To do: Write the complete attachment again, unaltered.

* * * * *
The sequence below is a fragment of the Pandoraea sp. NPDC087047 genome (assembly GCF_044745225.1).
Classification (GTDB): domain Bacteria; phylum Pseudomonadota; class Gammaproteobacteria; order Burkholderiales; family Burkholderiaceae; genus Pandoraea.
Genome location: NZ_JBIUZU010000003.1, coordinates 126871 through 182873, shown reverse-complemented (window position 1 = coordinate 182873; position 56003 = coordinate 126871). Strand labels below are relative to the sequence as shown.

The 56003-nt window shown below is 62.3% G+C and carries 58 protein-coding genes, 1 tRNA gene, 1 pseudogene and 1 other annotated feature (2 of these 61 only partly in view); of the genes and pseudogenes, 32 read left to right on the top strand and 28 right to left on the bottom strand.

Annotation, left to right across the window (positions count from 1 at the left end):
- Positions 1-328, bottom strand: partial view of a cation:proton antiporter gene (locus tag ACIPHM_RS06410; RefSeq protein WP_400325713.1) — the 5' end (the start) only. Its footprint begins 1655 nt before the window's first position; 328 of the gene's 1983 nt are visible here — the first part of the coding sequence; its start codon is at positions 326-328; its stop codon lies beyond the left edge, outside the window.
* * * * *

The sequence below is a fragment of the Pandoraea sp. NPDC087047 genome (assembly GCF_044745225.1).
Classification (GTDB): domain Bacteria; phylum Pseudomonadota; class Gammaproteobacteria; order Burkholderiales; family Burkholderiaceae; genus Pandoraea.
Genome location: NZ_JBIUZU010000003.1, coordinates 126871 through 182873, shown reverse-complemented (window position 1 = coordinate 182873; position 56003 = coordinate 126871). Strand labels below are relative to the sequence as shown.

The 56003-nt window shown below is 62.3% G+C and carries 58 protein-coding genes, 1 tRNA gene, 1 pseudogene and 1 other annotated feature (2 of these 61 only partly in view); of the genes and pseudogenes, 32 read left to right on the top strand and 28 right to left on the bottom strand.

Annotation, left to right across the window (positions count from 1 at the left end):
- Positions 1-328, bottom strand: partial view of a cation:proton antiporter gene (locus tag ACIPHM_RS06410; RefSeq protein WP_400325713.1) — the 5' end (the start) only. Its footprint begins 1655 nt before the window's first position; 328 of the gene's 1983 nt are visible here — the first part of the coding sequence; its start codon is at positions 326-328; its stop codon lies beyond the left edge, outside the window.